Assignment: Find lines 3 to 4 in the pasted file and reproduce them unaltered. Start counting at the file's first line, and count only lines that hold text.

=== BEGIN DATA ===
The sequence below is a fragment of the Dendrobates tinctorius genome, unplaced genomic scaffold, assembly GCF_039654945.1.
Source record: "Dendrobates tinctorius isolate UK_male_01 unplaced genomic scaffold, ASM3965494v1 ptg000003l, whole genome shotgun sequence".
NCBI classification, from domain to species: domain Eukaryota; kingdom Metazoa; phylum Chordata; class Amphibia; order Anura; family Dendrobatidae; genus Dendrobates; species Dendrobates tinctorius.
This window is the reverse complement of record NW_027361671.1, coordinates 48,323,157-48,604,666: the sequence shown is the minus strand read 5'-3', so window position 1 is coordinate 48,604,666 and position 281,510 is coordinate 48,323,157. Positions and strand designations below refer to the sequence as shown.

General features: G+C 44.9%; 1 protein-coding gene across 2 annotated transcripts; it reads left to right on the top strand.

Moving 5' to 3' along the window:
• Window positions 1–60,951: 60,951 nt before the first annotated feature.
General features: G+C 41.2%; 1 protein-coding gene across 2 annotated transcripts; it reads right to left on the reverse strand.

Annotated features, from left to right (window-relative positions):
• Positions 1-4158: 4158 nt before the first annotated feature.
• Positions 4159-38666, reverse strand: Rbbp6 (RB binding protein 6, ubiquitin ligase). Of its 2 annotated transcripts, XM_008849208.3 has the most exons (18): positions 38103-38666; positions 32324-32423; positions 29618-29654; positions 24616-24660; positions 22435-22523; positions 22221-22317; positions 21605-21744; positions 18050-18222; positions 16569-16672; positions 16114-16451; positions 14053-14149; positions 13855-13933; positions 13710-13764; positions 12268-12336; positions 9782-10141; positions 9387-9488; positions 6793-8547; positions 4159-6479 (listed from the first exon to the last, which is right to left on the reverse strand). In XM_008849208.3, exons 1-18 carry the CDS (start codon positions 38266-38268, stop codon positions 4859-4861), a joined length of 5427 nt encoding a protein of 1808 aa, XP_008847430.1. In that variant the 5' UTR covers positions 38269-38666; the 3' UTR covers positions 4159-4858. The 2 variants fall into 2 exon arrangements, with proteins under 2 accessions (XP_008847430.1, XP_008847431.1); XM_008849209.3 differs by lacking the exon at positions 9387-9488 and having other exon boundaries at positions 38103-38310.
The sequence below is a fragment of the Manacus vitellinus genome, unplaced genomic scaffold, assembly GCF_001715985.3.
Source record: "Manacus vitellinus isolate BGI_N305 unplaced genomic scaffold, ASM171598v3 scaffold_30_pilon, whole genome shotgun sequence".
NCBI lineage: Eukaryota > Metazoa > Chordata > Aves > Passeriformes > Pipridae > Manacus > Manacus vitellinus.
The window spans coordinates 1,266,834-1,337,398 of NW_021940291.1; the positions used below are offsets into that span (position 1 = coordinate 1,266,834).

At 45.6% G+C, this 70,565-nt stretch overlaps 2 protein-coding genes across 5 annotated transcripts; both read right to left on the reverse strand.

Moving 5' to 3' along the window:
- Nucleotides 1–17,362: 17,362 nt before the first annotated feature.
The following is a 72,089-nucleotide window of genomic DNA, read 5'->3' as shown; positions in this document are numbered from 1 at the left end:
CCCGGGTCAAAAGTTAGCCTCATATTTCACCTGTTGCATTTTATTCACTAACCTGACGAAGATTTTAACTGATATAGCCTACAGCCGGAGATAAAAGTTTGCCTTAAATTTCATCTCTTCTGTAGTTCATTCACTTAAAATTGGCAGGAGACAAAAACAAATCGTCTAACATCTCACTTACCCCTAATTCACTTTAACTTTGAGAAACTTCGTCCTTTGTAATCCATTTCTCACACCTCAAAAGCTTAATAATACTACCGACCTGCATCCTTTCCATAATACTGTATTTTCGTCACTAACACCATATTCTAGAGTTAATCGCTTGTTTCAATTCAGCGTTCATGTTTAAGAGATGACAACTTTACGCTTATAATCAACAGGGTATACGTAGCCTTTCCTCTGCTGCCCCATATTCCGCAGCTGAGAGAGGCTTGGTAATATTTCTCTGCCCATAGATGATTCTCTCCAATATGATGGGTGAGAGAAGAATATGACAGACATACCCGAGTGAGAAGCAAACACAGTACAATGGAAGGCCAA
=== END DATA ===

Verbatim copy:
NCBI classification, from domain to species: domain Eukaryota; kingdom Metazoa; phylum Chordata; class Amphibia; order Anura; family Dendrobatidae; genus Dendrobates; species Dendrobates tinctorius.
This window is the reverse complement of record NW_027361671.1, coordinates 48,323,157-48,604,666: the sequence shown is the minus strand read 5'-3', so window position 1 is coordinate 48,604,666 and position 281,510 is coordinate 48,323,157. Positions and strand designations below refer to the sequence as shown.